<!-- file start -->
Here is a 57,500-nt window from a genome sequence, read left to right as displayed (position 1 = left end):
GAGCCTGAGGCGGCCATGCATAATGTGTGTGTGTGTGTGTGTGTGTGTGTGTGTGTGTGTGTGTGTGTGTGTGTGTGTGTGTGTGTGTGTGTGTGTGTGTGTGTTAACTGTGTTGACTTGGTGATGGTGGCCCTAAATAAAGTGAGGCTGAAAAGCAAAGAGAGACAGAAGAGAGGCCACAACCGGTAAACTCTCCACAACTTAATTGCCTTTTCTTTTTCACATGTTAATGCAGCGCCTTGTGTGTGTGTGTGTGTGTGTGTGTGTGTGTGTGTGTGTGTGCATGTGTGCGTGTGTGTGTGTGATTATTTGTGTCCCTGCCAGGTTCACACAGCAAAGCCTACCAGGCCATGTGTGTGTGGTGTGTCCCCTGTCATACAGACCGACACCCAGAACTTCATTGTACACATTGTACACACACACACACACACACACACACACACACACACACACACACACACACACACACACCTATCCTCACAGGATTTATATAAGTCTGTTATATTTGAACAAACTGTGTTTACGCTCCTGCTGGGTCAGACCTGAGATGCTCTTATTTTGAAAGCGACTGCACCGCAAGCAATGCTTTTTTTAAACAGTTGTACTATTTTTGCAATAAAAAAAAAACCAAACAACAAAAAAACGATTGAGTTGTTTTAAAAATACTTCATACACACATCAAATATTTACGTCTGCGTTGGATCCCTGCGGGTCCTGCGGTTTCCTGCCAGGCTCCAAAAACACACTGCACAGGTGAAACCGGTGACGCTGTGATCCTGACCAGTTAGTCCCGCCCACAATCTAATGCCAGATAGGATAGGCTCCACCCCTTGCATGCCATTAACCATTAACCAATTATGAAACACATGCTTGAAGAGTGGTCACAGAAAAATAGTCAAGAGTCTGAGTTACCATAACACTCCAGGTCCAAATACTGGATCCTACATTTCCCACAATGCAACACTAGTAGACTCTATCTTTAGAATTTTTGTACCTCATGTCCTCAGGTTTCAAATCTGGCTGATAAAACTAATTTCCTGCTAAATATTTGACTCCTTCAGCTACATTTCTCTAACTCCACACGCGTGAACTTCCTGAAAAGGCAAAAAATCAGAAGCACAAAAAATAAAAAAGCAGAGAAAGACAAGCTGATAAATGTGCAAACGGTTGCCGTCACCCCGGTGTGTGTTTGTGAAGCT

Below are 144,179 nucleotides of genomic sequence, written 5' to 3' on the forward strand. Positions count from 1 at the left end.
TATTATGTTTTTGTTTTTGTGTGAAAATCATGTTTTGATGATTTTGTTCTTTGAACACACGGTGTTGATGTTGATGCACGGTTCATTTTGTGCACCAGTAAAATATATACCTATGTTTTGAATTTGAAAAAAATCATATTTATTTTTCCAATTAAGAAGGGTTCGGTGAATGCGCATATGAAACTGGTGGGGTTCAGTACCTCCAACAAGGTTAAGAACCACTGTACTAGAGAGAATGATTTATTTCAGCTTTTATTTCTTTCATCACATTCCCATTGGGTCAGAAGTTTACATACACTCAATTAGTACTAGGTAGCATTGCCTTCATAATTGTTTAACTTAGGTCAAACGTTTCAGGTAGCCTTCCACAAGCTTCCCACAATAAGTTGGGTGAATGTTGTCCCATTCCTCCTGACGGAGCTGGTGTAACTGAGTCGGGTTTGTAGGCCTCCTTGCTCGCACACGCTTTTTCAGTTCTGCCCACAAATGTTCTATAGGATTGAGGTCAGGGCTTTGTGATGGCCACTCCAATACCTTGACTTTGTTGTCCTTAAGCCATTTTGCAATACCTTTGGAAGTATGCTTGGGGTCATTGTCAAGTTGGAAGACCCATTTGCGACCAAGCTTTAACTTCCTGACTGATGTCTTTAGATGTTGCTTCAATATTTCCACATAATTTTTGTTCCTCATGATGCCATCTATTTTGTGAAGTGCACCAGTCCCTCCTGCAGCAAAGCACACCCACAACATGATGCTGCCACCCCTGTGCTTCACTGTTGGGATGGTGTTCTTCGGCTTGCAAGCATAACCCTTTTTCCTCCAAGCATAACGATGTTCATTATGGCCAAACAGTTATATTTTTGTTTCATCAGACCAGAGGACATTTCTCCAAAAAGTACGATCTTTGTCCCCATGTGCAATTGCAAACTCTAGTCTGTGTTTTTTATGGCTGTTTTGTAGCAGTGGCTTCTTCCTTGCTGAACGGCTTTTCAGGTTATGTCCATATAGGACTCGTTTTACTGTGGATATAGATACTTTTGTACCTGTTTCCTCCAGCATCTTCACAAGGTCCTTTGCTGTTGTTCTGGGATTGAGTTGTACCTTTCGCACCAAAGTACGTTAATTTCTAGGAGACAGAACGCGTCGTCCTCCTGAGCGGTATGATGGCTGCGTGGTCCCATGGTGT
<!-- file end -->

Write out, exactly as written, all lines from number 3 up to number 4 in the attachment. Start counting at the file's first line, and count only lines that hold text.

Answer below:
Below are 144,179 nucleotides of genomic sequence, written 5' to 3' on the forward strand. Positions count from 1 at the left end.
TATTATGTTTTTGTTTTTGTGTGAAAATCATGTTTTGATGATTTTGTTCTTTGAACACACGGTGTTGATGTTGATGCACGGTTCATTTTGTGCACCAGTAAAATATATACCTATGTTTTGAATTTGAAAAAAATCATATTTATTTTTCCAATTAAGAAGGGTTCGGTGAATGCGCATATGAAACTGGTGGGGTTCAGTACCTCCAACAAGGTTAAGAACCACTGTACTAGAGAGAATGATTTATTTCAGCTTTTATTTCTTTCATCACATTCCCATTGGGTCAGAAGTTTACATACACTCAATTAGTACTAGGTAGCATTGCCTTCATAATTGTTTAACTTAGGTCAAACGTTTCAGGTAGCCTTCCACAAGCTTCCCACAATAAGTTGGGTGAATGTTGTCCCATTCCTCCTGACGGAGCTGGTGTAACTGAGTCGGGTTTGTAGGCCTCCTTGCTCGCACACGCTTTTTCAGTTCTGCCCACAAATGTTCTATAGGATTGAGGTCAGGGCTTTGTGATGGCCACTCCAATACCTTGACTTTGTTGTCCTTAAGCCATTTTGCAATACCTTTGGAAGTATGCTTGGGGTCATTGTCAAGTTGGAAGACCCATTTGCGACCAAGCTTTAACTTCCTGACTGATGTCTTTAGATGTTGCTTCAATATTTCCACATAATTTTTGTTCCTCATGATGCCATCTATTTTGTGAAGTGCACCAGTCCCTCCTGCAGCAAAGCACACCCACAACATGATGCTGCCACCCCTGTGCTTCACTGTTGGGATGGTGTTCTTCGGCTTGCAAGCATAACCCTTTTTCCTCCAAGCATAACGATGTTCATTATGGCCAAACAGTTATATTTTTGTTTCATCAGACCAGAGGACATTTCTCCAAAAAGTACGATCTTTGTCCCCATGTGCAATTGCAAACTCTAGTCTGTGTTTTTTATGGCTGTTTTGTAGCAGTGGCTTCTTCCTTGCTGAACGGCTTTTCAGGTTATGTCCATATAGGACTCGTTTTACTGTGGATATAGATACTTTTGTACCTGTTTCCTCCAGCATCTTCACAAGGTCCTTTGCTGTTGTTCTGGGATTGAGTTGTACCTTTCGCACCAAAGTACGTTAATTTCTAGGAGACAGAACGCGTCGTCCTCCTGAGCGGTATGATGGCTGCGTGGTCCCATGGTGT